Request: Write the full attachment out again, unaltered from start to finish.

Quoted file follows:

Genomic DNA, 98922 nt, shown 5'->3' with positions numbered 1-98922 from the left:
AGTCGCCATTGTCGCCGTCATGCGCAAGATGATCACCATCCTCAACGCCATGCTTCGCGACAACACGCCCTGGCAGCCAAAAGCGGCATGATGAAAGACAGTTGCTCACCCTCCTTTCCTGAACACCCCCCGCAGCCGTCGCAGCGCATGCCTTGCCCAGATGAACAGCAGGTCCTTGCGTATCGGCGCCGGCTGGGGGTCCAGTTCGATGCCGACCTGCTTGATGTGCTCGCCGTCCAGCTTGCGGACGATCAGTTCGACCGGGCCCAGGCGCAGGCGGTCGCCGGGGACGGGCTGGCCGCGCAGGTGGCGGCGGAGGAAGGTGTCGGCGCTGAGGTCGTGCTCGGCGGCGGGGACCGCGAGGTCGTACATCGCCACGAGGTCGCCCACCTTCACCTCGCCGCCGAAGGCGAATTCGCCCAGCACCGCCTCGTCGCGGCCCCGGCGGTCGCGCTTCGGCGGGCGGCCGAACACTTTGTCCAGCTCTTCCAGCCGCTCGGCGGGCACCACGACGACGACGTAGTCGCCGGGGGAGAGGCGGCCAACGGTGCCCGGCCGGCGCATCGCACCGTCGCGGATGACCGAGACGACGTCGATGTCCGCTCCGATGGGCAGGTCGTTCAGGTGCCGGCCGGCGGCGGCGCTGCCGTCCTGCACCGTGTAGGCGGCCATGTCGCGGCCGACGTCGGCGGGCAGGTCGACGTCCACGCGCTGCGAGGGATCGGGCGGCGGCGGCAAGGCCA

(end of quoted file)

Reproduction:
Genomic DNA, 98922 nt, shown 5'->3' with positions numbered 1-98922 from the left:
AGTCGCCATTGTCGCCGTCATGCGCAAGATGATCACCATCCTCAACGCCATGCTTCGCGACAACACGCCCTGGCAGCCAAAAGCGGCATGATGAAAGACAGTTGCTCACCCTCCTTTCCTGAACACCCCCCGCAGCCGTCGCAGCGCATGCCTTGCCCAGATGAACAGCAGGTCCTTGCGTATCGGCGCCGGCTGGGGGTCCAGTTCGATGCCGACCTGCTTGATGTGCTCGCCGTCCAGCTTGCGGACGATCAGTTCGACCGGGCCCAGGCGCAGGCGGTCGCCGGGGACGGGCTGGCCGCGCAGGTGGCGGCGGAGGAAGGTGTCGGCGCTGAGGTCGTGCTCGGCGGCGGGGACCGCGAGGTCGTACATCGCCACGAGGTCGCCCACCTTCACCTCGCCGCCGAAGGCGAATTCGCCCAGCACCGCCTCGTCGCGGCCCCGGCGGTCGCGCTTCGGCGGGCGGCCGAACACTTTGTCCAGCTCTTCCAGCCGCTCGGCGGGCACCACGACGACGACGTAGTCGCCGGGGGAGAGGCGGCCAACGGTGCCCGGCCGGCGCATCGCACCGTCGCGGATGACCGAGACGACGTCGATGTCCGCTCCGATGGGCAGGTCGTTCAGGTGCCGGCCGGCGGCGGCGCTGCCGTCCTGCACCGTGTAGGCGGCCATGTCGCGGCCGACGTCGGCGGGCAGGTCGACGTCCACGCGCTGCGAGGGATCGGGCGGCGGCGGCAAGGCCA